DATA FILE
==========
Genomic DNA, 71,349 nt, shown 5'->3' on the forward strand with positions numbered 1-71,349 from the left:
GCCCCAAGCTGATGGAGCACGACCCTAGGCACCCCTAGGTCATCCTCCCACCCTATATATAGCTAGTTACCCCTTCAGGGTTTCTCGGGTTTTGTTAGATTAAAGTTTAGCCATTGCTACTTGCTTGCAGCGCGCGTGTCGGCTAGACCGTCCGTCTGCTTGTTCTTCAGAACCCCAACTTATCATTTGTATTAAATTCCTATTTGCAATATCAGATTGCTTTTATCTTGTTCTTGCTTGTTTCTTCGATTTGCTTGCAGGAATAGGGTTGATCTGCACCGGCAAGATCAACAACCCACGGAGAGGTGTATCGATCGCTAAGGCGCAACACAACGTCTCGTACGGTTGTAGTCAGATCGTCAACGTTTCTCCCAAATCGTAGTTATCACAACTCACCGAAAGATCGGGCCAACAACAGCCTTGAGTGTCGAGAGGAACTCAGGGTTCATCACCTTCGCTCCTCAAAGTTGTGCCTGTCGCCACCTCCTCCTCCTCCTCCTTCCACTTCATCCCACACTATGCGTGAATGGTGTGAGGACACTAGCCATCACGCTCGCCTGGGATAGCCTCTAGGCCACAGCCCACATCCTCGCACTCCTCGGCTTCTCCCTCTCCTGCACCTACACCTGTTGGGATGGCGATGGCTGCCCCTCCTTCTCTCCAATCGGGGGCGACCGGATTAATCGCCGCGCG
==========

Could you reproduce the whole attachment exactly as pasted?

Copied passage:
Genomic DNA, 71,349 nt, shown 5'->3' on the forward strand with positions numbered 1-71,349 from the left:
GCCCCAAGCTGATGGAGCACGACCCTAGGCACCCCTAGGTCATCCTCCCACCCTATATATAGCTAGTTACCCCTTCAGGGTTTCTCGGGTTTTGTTAGATTAAAGTTTAGCCATTGCTACTTGCTTGCAGCGCGCGTGTCGGCTAGACCGTCCGTCTGCTTGTTCTTCAGAACCCCAACTTATCATTTGTATTAAATTCCTATTTGCAATATCAGATTGCTTTTATCTTGTTCTTGCTTGTTTCTTCGATTTGCTTGCAGGAATAGGGTTGATCTGCACCGGCAAGATCAACAACCCACGGAGAGGTGTATCGATCGCTAAGGCGCAACACAACGTCTCGTACGGTTGTAGTCAGATCGTCAACGTTTCTCCCAAATCGTAGTTATCACAACTCACCGAAAGATCGGGCCAACAACAGCCTTGAGTGTCGAGAGGAACTCAGGGTTCATCACCTTCGCTCCTCAAAGTTGTGCCTGTCGCCACCTCCTCCTCCTCCTCCTTCCACTTCATCCCACACTATGCGTGAATGGTGTGAGGACACTAGCCATCACGCTCGCCTGGGATAGCCTCTAGGCCACAGCCCACATCCTCGCACTCCTCGGCTTCTCCCTCTCCTGCACCTACACCTGTTGGGATGGCGATGGCTGCCCCTCCTTCTCTCCAATCGGGGGCGACCGGATTAATCGCCGCGCG